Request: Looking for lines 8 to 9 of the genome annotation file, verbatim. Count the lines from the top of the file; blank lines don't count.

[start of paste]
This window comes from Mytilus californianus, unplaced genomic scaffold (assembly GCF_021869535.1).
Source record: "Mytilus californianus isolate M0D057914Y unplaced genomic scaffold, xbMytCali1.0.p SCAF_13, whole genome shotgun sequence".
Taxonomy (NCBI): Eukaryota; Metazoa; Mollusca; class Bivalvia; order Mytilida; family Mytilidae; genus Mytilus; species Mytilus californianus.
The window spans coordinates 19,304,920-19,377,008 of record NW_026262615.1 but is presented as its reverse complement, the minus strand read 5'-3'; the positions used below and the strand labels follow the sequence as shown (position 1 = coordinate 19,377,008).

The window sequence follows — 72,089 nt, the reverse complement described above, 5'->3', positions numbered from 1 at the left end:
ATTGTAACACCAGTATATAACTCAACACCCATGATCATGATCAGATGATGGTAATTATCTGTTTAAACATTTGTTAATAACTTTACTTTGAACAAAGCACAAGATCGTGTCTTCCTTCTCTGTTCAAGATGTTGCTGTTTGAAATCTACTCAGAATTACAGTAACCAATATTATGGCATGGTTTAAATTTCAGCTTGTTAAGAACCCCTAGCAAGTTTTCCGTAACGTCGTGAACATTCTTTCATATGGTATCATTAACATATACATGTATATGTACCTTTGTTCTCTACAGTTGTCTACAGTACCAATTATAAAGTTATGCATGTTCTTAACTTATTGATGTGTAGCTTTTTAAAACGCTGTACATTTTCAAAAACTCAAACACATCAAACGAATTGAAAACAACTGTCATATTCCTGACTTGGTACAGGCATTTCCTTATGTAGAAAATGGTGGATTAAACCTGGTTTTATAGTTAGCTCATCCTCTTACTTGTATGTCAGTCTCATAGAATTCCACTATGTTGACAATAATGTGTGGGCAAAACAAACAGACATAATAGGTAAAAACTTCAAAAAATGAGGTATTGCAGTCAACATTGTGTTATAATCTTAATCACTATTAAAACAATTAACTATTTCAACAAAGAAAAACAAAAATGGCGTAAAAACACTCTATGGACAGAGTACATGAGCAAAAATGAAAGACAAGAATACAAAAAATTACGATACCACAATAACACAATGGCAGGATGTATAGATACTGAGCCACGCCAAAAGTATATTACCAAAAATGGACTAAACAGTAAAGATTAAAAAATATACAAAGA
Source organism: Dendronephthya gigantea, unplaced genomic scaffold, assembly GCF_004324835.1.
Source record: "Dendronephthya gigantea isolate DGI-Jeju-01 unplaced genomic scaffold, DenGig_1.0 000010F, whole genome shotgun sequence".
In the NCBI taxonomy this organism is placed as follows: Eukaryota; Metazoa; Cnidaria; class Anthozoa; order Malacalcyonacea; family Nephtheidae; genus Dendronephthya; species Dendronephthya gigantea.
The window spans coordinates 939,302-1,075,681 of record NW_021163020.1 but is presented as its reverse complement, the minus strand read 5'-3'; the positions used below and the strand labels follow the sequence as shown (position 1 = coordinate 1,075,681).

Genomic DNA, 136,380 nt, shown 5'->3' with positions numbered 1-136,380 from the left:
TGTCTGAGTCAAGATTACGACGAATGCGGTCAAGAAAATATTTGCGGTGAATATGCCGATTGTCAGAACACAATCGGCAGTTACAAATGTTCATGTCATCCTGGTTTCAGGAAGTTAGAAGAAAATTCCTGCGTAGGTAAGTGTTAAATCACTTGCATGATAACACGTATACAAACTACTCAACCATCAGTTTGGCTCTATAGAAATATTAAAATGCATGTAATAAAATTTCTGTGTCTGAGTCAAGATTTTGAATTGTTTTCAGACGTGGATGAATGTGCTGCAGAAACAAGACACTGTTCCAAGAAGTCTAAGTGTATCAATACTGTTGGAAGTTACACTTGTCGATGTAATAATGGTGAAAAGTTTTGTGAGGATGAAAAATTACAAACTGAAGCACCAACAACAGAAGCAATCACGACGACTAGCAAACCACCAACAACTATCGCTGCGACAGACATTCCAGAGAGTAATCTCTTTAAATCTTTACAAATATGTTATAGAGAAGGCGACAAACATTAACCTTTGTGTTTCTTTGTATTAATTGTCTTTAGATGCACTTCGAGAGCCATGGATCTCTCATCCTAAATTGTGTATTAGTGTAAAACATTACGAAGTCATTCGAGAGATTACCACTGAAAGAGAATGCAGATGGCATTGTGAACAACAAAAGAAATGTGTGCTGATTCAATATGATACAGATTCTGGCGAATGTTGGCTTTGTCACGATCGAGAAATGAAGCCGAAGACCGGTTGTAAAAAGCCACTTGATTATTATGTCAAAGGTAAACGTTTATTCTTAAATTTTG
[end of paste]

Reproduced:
Source record: "Dendronephthya gigantea isolate DGI-Jeju-01 unplaced genomic scaffold, DenGig_1.0 000010F, whole genome shotgun sequence".
In the NCBI taxonomy this organism is placed as follows: Eukaryota; Metazoa; Cnidaria; class Anthozoa; order Malacalcyonacea; family Nephtheidae; genus Dendronephthya; species Dendronephthya gigantea.